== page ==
CU and Me: Let’s Be Practical For A Moment -Part1

February 12, 2015

Editorial by Woody Fincham, SRA 

woody CU

Over the next several days I will be posting up my thoughts on the recent Fannie Mae Lender Letter Lender Letter  LL-2015-02.  This is part 1.  

On February 4, 2015, Fannie Mae released a new Lender Letter[1].  This was a full week and two days after they kicked off the Collateral Underwriter (CU). Many things in the residential valuation profession can create a stir, but few things create quite the clamor that a major government sponsored entity (GSE) policy change creates.  I helped co-write[2] an article on depreciated cost to support adjustments last week. As always, there are interesting comments on anything that gets published in our profession. Most have been very supportive, a few less so.

In the comments for that article, a pro-appraiser commenter was defensive of appraisers regarding the balance of how much work that can be done at such low fees for the mortgage clients.  His supposition is that the topic of the article was great but that appraisers could not possibly be expected to do that much work for the fee levels that are so common in the profession. I share that empathy for fee appraisers. I truly do.  I came up through the fee side of things, it is in my DNA and I will forever think of myself as an appraiser from that light.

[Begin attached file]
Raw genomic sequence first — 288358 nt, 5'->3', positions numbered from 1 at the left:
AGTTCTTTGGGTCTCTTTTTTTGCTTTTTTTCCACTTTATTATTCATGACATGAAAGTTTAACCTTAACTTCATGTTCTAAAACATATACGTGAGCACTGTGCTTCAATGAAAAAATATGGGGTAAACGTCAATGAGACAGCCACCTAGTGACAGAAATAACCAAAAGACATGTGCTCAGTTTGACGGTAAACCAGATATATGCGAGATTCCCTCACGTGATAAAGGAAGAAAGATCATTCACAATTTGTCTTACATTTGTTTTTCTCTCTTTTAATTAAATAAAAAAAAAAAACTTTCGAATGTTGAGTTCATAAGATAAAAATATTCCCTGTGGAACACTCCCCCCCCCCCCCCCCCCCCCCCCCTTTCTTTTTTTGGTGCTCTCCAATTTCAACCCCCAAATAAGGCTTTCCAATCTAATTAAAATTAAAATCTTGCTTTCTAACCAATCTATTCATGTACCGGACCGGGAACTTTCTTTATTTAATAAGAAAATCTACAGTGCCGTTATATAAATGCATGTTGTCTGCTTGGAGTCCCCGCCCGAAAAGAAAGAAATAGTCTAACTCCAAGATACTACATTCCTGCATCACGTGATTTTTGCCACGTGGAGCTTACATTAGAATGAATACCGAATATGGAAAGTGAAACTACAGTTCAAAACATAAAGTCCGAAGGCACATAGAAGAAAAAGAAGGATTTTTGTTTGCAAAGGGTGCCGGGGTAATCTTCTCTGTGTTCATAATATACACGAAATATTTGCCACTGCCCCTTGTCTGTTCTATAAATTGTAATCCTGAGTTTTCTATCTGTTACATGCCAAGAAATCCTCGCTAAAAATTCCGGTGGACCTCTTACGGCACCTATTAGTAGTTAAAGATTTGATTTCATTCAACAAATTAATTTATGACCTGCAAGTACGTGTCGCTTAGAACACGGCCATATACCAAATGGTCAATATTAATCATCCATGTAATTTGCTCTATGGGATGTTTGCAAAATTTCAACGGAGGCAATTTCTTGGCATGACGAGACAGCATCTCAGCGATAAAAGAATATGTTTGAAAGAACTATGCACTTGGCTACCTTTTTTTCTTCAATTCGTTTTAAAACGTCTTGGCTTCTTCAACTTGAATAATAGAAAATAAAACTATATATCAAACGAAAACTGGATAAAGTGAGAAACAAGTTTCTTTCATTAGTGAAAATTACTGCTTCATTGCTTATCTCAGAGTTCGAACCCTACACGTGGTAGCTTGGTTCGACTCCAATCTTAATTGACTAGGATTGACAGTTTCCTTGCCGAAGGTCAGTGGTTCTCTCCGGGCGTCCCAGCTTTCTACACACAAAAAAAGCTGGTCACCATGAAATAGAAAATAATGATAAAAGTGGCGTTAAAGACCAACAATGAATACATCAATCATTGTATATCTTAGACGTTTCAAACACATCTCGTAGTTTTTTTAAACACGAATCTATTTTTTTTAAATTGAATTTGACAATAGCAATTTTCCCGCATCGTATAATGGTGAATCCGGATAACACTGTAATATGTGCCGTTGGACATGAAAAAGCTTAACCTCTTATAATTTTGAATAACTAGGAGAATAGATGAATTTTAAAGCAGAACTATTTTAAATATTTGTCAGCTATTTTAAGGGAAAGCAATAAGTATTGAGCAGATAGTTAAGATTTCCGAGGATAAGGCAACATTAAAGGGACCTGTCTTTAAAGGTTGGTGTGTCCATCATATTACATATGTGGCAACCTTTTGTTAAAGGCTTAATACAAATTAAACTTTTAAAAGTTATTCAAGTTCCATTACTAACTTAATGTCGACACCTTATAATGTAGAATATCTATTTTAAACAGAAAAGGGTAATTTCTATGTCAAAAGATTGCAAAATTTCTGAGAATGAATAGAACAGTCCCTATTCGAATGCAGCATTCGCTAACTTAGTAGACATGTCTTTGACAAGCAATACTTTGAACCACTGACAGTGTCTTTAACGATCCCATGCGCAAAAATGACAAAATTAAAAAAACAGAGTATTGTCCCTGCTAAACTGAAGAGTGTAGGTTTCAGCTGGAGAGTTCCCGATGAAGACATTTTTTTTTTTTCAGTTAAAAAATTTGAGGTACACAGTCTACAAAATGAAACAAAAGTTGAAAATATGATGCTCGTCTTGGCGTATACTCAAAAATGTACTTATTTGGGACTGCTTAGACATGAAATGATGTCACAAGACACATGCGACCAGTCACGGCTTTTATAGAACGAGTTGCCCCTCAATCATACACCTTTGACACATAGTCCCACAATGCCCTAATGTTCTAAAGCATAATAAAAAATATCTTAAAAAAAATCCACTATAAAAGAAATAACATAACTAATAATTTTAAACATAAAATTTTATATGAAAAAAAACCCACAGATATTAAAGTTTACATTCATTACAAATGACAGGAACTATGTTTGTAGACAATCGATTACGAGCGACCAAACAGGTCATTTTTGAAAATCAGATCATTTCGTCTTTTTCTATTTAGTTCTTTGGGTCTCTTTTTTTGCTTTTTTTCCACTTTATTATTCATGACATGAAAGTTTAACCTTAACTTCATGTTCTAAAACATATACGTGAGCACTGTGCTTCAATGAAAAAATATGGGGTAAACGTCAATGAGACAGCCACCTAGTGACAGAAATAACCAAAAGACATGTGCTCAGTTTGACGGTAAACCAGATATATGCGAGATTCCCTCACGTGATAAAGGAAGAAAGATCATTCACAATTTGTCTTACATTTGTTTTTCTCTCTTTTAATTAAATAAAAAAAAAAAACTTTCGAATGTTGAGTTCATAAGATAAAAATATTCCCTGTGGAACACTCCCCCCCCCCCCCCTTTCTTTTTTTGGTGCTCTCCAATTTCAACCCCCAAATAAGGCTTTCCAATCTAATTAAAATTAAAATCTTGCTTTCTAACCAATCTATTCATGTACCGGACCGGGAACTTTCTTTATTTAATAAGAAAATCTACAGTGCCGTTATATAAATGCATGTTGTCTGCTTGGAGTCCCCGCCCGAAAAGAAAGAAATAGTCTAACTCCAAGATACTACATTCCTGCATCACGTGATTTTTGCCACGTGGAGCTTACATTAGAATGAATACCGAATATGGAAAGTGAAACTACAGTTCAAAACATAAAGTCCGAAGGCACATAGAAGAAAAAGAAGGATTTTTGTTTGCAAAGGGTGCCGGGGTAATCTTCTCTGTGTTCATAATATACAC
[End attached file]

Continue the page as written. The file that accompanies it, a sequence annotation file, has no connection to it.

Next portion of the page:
I also share in the reality that some of my colleagues in the residential mortgage space are not doing much of anything to support adjustments.  Many have relied on “professional judgment” and “experience” when it comes to addressing adjustments, and sometimes that is offered in lieu of actual support.  I agree that both of these things have some merit, but often they are used in lieu of doing deductive research to support how much something is adjusted for in the grid.  They both can work when it comes to knowing something should be adjusted or not, but how much is sometimes thumb nailed or otherwise guessed at with no real support.  Before that sets off a bunch of personal barbs towards me, if you are doing your job in a manner that you are happy with, then keep doing that.